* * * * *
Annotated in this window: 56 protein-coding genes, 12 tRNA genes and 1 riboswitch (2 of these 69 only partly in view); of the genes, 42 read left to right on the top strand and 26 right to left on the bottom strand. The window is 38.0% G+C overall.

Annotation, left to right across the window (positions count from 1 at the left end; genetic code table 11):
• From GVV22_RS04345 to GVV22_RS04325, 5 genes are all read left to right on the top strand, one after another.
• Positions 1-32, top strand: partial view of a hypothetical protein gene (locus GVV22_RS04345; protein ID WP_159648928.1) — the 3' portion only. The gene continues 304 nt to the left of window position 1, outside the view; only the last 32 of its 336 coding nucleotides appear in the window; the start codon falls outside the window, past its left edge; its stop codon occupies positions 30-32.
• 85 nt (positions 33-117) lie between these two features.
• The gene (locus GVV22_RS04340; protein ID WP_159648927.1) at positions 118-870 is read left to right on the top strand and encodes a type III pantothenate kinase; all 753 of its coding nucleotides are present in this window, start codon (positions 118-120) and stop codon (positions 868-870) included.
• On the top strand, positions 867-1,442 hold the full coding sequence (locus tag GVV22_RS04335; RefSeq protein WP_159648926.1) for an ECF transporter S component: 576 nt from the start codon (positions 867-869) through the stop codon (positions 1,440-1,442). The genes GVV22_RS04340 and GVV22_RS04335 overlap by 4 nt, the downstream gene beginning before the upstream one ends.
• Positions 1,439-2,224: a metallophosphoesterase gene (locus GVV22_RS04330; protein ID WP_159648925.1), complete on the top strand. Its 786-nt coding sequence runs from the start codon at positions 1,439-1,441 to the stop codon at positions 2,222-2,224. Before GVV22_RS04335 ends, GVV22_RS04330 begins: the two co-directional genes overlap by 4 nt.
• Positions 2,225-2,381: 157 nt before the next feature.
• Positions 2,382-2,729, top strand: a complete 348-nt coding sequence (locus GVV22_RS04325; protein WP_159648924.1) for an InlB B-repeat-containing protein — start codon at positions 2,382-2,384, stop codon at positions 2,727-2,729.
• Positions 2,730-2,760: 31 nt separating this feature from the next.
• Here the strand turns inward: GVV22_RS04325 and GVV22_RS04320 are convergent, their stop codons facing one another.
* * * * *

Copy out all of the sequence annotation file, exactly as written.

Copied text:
Annotated in this window: 56 protein-coding genes, 12 tRNA genes and 1 riboswitch (2 of these 69 only partly in view); of the genes, 42 read left to right on the top strand and 26 right to left on the bottom strand. The window is 38.0% G+C overall.

Annotation, left to right across the window (positions count from 1 at the left end; genetic code table 11):
• From GVV22_RS04345 to GVV22_RS04325, 5 genes are all read left to right on the top strand, one after another.
• Positions 1-32, top strand: partial view of a hypothetical protein gene (locus GVV22_RS04345; protein ID WP_159648928.1) — the 3' portion only. The gene continues 304 nt to the left of window position 1, outside the view; only the last 32 of its 336 coding nucleotides appear in the window; the start codon falls outside the window, past its left edge; its stop codon occupies positions 30-32.
• 85 nt (positions 33-117) lie between these two features.
• The gene (locus GVV22_RS04340; protein ID WP_159648927.1) at positions 118-870 is read left to right on the top strand and encodes a type III pantothenate kinase; all 753 of its coding nucleotides are present in this window, start codon (positions 118-120) and stop codon (positions 868-870) included.
• On the top strand, positions 867-1,442 hold the full coding sequence (locus tag GVV22_RS04335; RefSeq protein WP_159648926.1) for an ECF transporter S component: 576 nt from the start codon (positions 867-869) through the stop codon (positions 1,440-1,442). The genes GVV22_RS04340 and GVV22_RS04335 overlap by 4 nt, the downstream gene beginning before the upstream one ends.
• Positions 1,439-2,224: a metallophosphoesterase gene (locus GVV22_RS04330; protein ID WP_159648925.1), complete on the top strand. Its 786-nt coding sequence runs from the start codon at positions 1,439-1,441 to the stop codon at positions 2,222-2,224. Before GVV22_RS04335 ends, GVV22_RS04330 begins: the two co-directional genes overlap by 4 nt.
• Positions 2,225-2,381: 157 nt before the next feature.
• Positions 2,382-2,729, top strand: a complete 348-nt coding sequence (locus GVV22_RS04325; protein WP_159648924.1) for an InlB B-repeat-containing protein — start codon at positions 2,382-2,384, stop codon at positions 2,727-2,729.
• Positions 2,730-2,760: 31 nt separating this feature from the next.
• Here the strand turns inward: GVV22_RS04325 and GVV22_RS04320 are convergent, their stop codons facing one another.